I can’t believe it’s been a week since I released my last article in this series. That article was on a really quick Hugo shortcode that I wrote to do a better job of optimizing how my images load on pages.
Checking in on my results
As I promised two articles ago, I finally ran another website performance audit. My results were fairly good but I have definitely ran into a point where I have optimized performance as much as is worth it. My scores were quite good, but I’ve reached a point where improving one area is actually hurting others. That’s a good sign to stop - I don’t have any glaring performance problems and my site is performing extremely well. There are a few more things I could do, but I don’t think they will improve performance enough to be worth the time they’ll take.
Here are the average scores from the three audits. There was a slight change between my first and second articles. My average transfer size at initial load dropped significantly between the second and the third (because of the shortcode I wrote in the last article), and while performance improved a little in mobile, average performance dropped (by 0.1 over 26 pages).
Overall, my average performance scores increased from 96.5 and 96.2 (mobile and desktop) to 97.6 and 97.0 (again, mobile and desktop). My site’s core web vitals either improved or stayed exactly the same. My site’s average cumulative layout shift score was 100 in both forms at the beginning of my improvement program and they’re 100 at the end. First input delay scores started as 97.3 amd 98.3. Now, they’re 99.6 and 99.5. My largest contentful paint scores went up from 94.8 and 94.4 to 96.9 and 96.1.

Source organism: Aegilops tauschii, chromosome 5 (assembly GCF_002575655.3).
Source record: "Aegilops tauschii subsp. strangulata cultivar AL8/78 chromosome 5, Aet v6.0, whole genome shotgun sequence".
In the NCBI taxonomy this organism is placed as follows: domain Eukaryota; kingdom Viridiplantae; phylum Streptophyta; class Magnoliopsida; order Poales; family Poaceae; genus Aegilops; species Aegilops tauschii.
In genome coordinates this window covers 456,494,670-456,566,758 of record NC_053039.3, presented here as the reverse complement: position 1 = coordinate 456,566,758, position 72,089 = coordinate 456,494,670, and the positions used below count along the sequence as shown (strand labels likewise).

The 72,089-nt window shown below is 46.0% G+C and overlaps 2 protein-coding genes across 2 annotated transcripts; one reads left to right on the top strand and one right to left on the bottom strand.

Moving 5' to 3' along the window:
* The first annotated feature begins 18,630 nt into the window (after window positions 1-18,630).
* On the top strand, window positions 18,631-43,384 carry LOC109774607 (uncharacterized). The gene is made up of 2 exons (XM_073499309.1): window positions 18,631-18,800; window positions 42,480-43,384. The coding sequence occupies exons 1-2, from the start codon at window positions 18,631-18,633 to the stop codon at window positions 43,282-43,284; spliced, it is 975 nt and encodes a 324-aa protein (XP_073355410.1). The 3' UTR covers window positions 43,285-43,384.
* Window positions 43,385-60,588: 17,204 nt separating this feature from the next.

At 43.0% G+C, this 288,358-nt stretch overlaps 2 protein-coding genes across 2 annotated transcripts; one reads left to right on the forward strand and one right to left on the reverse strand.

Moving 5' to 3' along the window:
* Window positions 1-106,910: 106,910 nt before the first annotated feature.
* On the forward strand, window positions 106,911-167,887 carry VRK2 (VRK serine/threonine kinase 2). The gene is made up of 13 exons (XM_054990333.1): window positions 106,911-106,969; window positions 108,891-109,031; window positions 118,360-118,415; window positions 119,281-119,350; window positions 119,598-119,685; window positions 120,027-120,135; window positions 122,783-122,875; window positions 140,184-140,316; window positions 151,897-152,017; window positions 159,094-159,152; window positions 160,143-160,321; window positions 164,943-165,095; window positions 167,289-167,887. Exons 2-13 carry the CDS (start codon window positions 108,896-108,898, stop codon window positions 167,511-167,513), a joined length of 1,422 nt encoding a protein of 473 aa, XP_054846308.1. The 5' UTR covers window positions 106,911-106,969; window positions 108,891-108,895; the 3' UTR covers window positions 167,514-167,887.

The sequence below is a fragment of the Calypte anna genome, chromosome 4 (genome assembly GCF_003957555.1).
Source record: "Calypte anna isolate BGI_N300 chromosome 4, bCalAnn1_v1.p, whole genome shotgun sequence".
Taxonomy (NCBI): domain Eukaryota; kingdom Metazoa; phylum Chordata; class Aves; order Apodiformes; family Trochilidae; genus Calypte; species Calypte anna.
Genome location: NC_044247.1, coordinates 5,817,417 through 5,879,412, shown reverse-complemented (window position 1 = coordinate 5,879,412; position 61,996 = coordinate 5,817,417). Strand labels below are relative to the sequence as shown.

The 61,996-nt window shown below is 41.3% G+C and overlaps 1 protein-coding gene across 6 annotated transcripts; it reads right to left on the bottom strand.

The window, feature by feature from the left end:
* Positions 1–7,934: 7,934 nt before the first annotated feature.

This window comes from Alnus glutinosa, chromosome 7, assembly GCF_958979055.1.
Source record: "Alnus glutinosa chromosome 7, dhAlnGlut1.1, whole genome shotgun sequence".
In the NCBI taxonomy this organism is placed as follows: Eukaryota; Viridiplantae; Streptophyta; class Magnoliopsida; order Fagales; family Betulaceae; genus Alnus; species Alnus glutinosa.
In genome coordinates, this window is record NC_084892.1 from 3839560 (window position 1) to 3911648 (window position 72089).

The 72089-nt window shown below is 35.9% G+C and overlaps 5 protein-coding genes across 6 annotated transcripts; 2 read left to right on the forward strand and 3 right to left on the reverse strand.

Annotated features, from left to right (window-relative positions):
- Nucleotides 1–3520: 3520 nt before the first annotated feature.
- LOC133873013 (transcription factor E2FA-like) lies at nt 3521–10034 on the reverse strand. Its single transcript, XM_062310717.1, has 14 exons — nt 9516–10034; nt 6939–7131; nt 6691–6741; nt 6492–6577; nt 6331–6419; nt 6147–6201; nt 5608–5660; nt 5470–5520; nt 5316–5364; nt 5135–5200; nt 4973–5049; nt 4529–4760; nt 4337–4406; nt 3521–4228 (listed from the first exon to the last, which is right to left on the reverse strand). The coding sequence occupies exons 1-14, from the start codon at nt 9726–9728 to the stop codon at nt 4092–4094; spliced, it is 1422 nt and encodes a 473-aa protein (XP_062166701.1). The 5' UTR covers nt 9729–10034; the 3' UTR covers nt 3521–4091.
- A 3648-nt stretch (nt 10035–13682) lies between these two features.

My site’s average total transfer at page load dropped by nearly 20,000 bytes. That savings was created by getting rid of Font Awesome entirely and changing how my pages load images.
Was it worth it?
Objectively, no. My performance scores started off extremely good and I can’t think of many reasons that I would suggest that anyone else optimize performance when their scores are already as high as mine were.
However, I built SiteImp and this was my first chance to use it as a real client would. I learned a lot about the product and have a number of changes to make my next technical sprint. From a product perspective, it was extremely worth it.
As well, I’m happy that I finally wrote a shortcode so I can properly use the uk-img class with my Hugo sites.
Finally and perhaps most importantly, I got to go through a really good case and collect data on when a site is about to over-optimized. The latest round of enhancements improved some things but caused a few regressions on my page metrics reports. I’m going to spend some time analyzing what happened and see if I can write some code to predict when it’s about to start happening.
So all in all, I’m happy that I had the chance to work with SiteImp and am grateful for the learning experience. But again, my actual improvements were fairly small.
- Improving hluska.ca’s performance with a Siteimp audit
- Eliminating render blocking resources part 1 - rel preload
- Thinking through css on hluska.ca
- Checking in on those changes
- Investigating Font Awesome on my contact page
- Minifying my site with Hugo on DigitalOcean App Platform
- Writing a Hugo shortcode to optimize my images with UI Kit - last post
- Final results from my site improvement program - this post